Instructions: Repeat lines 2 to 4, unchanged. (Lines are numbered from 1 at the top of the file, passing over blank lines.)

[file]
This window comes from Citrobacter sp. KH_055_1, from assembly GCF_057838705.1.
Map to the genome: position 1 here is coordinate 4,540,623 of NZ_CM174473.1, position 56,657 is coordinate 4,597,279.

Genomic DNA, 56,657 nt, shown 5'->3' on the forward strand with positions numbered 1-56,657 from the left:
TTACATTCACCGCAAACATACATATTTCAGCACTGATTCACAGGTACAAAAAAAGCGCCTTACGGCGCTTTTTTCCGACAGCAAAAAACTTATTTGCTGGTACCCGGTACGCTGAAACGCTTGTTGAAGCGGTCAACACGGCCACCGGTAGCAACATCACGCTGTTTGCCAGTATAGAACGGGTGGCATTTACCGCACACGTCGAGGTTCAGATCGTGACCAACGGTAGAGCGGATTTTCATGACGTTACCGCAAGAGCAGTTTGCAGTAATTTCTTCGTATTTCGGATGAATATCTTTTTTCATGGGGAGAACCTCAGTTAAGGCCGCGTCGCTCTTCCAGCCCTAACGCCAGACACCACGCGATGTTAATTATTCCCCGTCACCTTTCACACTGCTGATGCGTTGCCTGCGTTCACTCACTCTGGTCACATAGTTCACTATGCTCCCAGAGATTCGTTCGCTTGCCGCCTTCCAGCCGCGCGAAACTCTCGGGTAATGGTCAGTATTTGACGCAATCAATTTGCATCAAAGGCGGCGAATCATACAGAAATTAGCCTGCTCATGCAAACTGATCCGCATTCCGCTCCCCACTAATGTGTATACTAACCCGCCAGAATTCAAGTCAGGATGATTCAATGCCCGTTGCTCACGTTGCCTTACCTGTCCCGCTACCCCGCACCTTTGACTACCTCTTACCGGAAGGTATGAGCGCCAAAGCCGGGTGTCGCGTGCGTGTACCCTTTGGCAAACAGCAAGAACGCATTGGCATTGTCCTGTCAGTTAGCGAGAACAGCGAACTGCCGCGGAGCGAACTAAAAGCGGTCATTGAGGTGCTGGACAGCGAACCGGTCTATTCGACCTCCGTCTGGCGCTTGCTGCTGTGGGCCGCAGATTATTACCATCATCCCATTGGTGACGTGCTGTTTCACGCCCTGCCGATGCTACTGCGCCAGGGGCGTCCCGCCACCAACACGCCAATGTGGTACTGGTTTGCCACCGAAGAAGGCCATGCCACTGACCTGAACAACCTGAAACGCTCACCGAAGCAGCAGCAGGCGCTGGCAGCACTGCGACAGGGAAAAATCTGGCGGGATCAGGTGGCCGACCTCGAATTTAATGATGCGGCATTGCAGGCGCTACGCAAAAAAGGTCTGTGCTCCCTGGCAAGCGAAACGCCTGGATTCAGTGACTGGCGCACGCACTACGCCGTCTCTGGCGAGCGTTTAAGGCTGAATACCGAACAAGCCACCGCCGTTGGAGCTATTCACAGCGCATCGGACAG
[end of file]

Map to the genome: position 1 here is coordinate 4,540,623 of NZ_CM174473.1, position 56,657 is coordinate 4,597,279.

Genomic DNA, 56,657 nt, shown 5'->3' on the forward strand with positions numbered 1-56,657 from the left:
TTACATTCACCGCAAACATACATATTTCAGCACTGATTCACAGGTACAAAAAAAGCGCCTTACGGCGCTTTTTTCCGACAGCAAAAAACTTATTTGCTGGTACCCGGTACGCTGAAACGCTTGTTGAAGCGGTCAACACGGCCACCGGTAGCAACATCACGCTGTTTGCCAGTATAGAACGGGTGGCATTTACCGCACACGTCGAGGTTCAGATCGTGACCAACGGTAGAGCGGATTTTCATGACGTTACCGCAAGAGCAGTTTGCAGTAATTTCTTCGTATTTCGGATGAATATCTTTTTTCATGGGGAGAACCTCAGTTAAGGCCGCGTCGCTCTTCCAGCCCTAACGCCAGACACCACGCGATGTTAATTATTCCCCGTCACCTTTCACACTGCTGATGCGTTGCCTGCGTTCACTCACTCTGGTCACATAGTTCACTATGCTCCCAGAGATTCGTTCGCTTGCCGCCTTCCAGCCGCGCGAAACTCTCGGGTAATGGTCAGTATTTGACGCAATCAATTTGCATCAAAGGCGGCGAATCATACAGAAATTAGCCTGCTCATGCAAACTGATCCGCATTCCGCTCCCCACTAATGTGTATACTAACCCGCCAGAATTCAAGTCAGGATGATTCAATGCCCGTTGCTCACGTTGCCTTACCTGTCCCGCTACCCCGCACCTTTGACTACCTCTTACCGGAAGGTATGAGCGCCAAAGCCGGGTGTCGCGTGCGTGTACCCTTTGGCAAACAGCAAGAACGCATTGGCATTGTCCTGTCAGTTAGCGAGAACAGCGAACTGCCGCGGAGCGAACTAAAAGCGGTCATTGAGGTGCTGGACAGCGAACCGGTCTATTCGACCTCCGTCTGGCGCTTGCTGCTGTGGGCCGCAGATTATTACCATCATCCCATTGGTGACGTGCTGTTTCACGCCCTGCCGATGCTACTGCGCCAGGGGCGTCCCGCCACCAACACGCCAATGTGGTACTGGTTTGCCACCGAAGAAGGCCATGCCACTGACCTGAACAACCTGAAACGCTCACCGAAGCAGCAGCAGGCGCTGGCAGCACTGCGACAGGGAAAAATCTGGCGGGATCAGGTGGCCGACCTCGAATTTAATGATGCGGCATTGCAGGCGCTACGCAAAAAAGGTCTGTGCTCCCTGGCAAGCGAAACGCCTGGATTCAGTGACTGGCGCACGCACTACGCCGTCTCTGGCGAGCGTTTAAGGCTGAATACCGAACAAGCCACCGCCGTTGGAGCTATTCACAGCGCATCGGACAG